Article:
6 Red Flags to Watch for When Buying a Car

Hunting down a shiny, new set of wheels can feel tremendously exciting—and equally scary! Buying a car isn’t like buying clothes that you outgrow over time; it’s an investment, and an investment that will stick with you for quite a while. You want to make sure that your new baby will be able to get you safely from point A to point B and as reliably on mile one as mile 5,000. There’s nothing worse than driving a car off the lot only to find out that it’s a lemon by the time you get around the corner.

6 Red Flags to Watch for When Buying a Car

So what are the red flags you should watch out for when buying a car? Keep your radar on the lookout for these common occurrences and you’ll be able to shop with much more confidence during your next car-buying experience. 

1. Red Flag: A Dirty Title or Complicated History

You’ve probably heard the phrase “Show me the Carfax” more than once. And while a clean Carfax report is a step in the right direction, you need to be mindful of the many CARFAUX reports that elide some details of the vehicle’s history; just because a seller presents you with the car’s documented history, does not mean that the report is necessarily accurate or comprehensive.

For a small fee, the National Motor Vehicle Title Information System will produce a vehicle’s title, odometer data, and damage history. Do your diligence and cross-check that report with the one provided to you by the seller to make sure the information is consistent.

For instance, say you’re looking at a vehicle that was acquired by an insurance company and sold at an auction to a salvage company. It’s now back on the market with lower miles and a clean title, meaning it’s a pretty safe bet that the vehicle probably had the odometer turned back and the title washed by an unscrupulous company—which is definitely a situation you’ll want to avoid.

Note: Above all else, if the title of a car you’re interested in says “Salvage”, do not go near it with a 10 foot pole!

2. Red Flag: Mismatched Paint

Just because a car was in an accident, doesn’t mean that the accident was reported. Plenty of car owners try to keep insurance company out of incidents in order to keep monthly premiums at a low. Instead, they’ll pay a victims’ mechanic directly out of pocket and complete their own car repairs at home in the garage.

Keep an eye out for uneven paint, mismatched tail lights, and other ways damage might have been camouflaged. If you see any duct tape holding something together, definitely run in the opposite direction!

6 Red Flags to Watch for When Buying a Car

3. Red Flag: Excessive Rust

You don’t need to live by the beach to experience car erosion. Whether you’re buying a new Audi for sale in Peoria or a used SUV in Detroit, Mother Nature still has the power to corrode your shiny set of wheels. Although it’s expensive and time consuming, you can technically replace rusted out body panels—but if there’s excessive rust on the actual frame of the car, stay away. The frame is the very bedrock of the car; replacing it is not only ridiculously expensive, but it also weakens the overall infrastructure. Remember, always prioritize safety over a sweet deal!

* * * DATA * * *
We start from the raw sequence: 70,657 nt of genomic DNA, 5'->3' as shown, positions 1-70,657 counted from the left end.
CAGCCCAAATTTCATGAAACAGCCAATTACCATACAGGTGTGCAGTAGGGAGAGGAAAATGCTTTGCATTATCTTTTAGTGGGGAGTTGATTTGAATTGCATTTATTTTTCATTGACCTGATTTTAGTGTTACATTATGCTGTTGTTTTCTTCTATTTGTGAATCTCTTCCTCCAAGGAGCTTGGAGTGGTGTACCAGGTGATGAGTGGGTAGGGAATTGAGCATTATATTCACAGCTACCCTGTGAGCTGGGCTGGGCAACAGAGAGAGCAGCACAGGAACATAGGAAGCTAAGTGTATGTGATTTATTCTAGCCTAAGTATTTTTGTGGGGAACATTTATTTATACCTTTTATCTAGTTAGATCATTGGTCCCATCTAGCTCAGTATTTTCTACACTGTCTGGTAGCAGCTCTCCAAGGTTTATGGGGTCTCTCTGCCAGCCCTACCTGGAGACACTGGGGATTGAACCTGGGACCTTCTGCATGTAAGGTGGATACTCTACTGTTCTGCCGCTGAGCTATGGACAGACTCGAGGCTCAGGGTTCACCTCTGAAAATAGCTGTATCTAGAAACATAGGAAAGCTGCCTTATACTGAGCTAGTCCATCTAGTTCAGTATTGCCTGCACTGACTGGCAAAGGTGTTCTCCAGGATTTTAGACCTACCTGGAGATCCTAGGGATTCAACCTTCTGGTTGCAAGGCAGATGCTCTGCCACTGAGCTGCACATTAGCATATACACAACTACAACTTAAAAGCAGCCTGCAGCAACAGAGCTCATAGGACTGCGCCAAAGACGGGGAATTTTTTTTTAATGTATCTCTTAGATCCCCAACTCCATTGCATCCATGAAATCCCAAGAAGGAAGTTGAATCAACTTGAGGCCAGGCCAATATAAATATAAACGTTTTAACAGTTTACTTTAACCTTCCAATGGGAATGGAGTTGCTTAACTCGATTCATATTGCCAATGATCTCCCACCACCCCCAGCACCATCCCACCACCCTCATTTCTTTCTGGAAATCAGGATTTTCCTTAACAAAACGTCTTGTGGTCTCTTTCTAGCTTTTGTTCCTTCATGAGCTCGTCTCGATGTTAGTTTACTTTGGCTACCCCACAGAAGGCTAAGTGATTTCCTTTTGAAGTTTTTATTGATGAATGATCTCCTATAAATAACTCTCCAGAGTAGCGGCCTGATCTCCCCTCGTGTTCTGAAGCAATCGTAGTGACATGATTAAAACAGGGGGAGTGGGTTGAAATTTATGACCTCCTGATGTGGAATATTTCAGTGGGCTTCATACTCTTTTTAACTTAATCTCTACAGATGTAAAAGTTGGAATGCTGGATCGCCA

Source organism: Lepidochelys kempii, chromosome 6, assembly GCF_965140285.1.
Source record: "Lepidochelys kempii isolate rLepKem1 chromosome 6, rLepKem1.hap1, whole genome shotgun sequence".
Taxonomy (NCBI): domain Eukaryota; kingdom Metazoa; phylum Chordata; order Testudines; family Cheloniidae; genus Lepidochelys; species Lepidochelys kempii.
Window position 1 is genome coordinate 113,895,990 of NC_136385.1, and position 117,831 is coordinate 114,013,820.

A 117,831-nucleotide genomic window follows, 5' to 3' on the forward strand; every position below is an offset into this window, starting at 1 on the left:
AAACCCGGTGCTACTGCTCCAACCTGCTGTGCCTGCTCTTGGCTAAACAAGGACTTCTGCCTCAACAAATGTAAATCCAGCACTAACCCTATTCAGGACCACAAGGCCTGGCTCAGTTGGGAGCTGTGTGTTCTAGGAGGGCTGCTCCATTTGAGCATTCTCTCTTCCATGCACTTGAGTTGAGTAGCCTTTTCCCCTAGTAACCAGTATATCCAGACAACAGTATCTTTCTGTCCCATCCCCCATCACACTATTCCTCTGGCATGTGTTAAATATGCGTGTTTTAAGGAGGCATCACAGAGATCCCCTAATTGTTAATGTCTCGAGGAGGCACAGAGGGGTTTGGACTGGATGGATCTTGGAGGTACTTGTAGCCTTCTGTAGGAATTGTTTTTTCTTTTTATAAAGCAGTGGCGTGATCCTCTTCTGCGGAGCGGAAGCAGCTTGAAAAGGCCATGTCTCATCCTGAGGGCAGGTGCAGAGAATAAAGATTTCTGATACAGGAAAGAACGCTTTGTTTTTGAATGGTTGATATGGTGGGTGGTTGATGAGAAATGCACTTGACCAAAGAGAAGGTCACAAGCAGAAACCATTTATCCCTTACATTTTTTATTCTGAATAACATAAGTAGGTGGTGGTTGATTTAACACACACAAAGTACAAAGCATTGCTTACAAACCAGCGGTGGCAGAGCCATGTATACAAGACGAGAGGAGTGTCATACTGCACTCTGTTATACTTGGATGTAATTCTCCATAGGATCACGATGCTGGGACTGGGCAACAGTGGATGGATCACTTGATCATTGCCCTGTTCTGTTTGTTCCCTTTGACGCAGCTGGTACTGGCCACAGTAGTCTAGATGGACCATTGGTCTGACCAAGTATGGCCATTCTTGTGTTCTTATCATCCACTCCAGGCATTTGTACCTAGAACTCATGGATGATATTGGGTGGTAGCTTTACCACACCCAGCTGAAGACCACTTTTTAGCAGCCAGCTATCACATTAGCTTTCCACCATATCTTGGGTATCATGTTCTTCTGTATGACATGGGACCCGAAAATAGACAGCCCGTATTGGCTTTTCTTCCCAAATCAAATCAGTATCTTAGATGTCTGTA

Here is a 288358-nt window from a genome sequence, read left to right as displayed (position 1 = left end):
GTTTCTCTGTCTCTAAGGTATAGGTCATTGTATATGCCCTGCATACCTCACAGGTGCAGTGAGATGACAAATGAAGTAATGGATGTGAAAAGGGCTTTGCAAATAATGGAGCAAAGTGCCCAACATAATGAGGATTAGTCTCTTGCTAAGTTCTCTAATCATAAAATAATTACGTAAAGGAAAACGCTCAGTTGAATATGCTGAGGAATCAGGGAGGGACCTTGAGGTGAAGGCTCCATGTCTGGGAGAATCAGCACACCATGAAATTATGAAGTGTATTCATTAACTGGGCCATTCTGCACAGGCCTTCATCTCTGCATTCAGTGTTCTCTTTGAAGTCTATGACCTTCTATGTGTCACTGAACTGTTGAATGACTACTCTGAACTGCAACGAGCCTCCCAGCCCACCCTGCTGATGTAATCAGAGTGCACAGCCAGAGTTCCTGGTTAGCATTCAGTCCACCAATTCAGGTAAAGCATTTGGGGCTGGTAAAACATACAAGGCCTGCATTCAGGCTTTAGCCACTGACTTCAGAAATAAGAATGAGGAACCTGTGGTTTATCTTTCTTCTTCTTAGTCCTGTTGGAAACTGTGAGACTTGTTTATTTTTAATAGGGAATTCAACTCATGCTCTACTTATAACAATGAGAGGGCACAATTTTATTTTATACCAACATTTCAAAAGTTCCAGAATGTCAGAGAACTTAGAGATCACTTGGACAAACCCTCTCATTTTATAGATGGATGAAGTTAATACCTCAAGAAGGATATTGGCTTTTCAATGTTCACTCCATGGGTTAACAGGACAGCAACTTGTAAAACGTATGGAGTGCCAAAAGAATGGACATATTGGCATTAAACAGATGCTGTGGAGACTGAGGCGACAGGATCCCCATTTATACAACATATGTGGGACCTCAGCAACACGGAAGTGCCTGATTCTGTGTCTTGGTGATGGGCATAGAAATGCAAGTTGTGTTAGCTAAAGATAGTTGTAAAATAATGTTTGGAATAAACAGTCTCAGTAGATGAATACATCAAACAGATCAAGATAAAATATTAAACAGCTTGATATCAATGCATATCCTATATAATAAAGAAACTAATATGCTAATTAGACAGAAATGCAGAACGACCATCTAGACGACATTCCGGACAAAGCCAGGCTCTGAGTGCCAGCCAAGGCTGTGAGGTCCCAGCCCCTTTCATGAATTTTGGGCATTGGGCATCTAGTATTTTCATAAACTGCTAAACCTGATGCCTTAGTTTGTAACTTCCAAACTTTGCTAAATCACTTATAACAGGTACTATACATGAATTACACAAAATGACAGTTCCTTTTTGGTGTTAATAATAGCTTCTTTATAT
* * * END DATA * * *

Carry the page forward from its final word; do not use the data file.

4. Red Flag: Young Car, Multiple Owners

When you look at a car’s title and see multiple owners spanning the car’s young life on the road, you should pause for concern. When a car owner attempts to resell their new vehicle to another person shortly after purchase, it seems a little fishy. When the same thing happens again and again, it indicates that there’s definitely something wrong with the car—even if that “something” doesn’t show up on its maintenance report. Maybe it’s an irregular electrical short that causes your sound system to go in and out, or maybe it’s just an unlucky magnet for speeding tickets. Whatever it may be, learn from the long list of owners before you who realized their mistake!

5. Red Flag: Warning Lights

Warning lights ought to be a quick tip-off that the vehicle has a few clandestine left to be told.

If a warning light illuminates on the dashboard, don't overlook it. Treat and examine it immediately as a red flag. Freely speaking, a red light means impedingly serious nuisance. Try not to drive the vehicle. Orange represents alert and shows something is requiring critical consideration. Green is a reminder, not an issue.

We've all driven around possibly for a couple of weeks with the check engine light on in our vehicle. All things considered, if the vehicle is running, it's not entirely obvious to see a light on the dashboard. What's more, at times, those lights do come on as a result of an awful sensor or because we didn't tighten the gas cap properly.

In any case, if you're hoping to purchase a trade-in vehicle that has a dashboard that resembles a Christmas tree, it is sufficient of a red flag that you must reflect on.

6.Red Flag: A Very Low Price

You're likely thinking about how a low cost can be a red flag. Expectedly, A low price is a killer deal. While possibly, once in a blue moon, somebody finds a high caliber utilized vehicle without any issues at a ridiculously low value, the chances of that experience are pretty gosh-awful low.

As a rule, an overly low cost on a trade-in vehicle demonstrates that the vender needs to rid of it rapidly and is hoping that the vision of the dollars you'll be pondering sparing is sufficient to dazzle you to different issues the vehicle has. Except if you're willing to contribute your funds on repairs — perhaps expensive ones — on the new-to-you car, avoid utilized cars with costs that are much lower than comparative models.

Get a pre-purchase car inspection, take it for a test drive on and off the freeways, and pour over the car’s title. If it checks every box, negotiate the price then pull the trigger on your new wheels!

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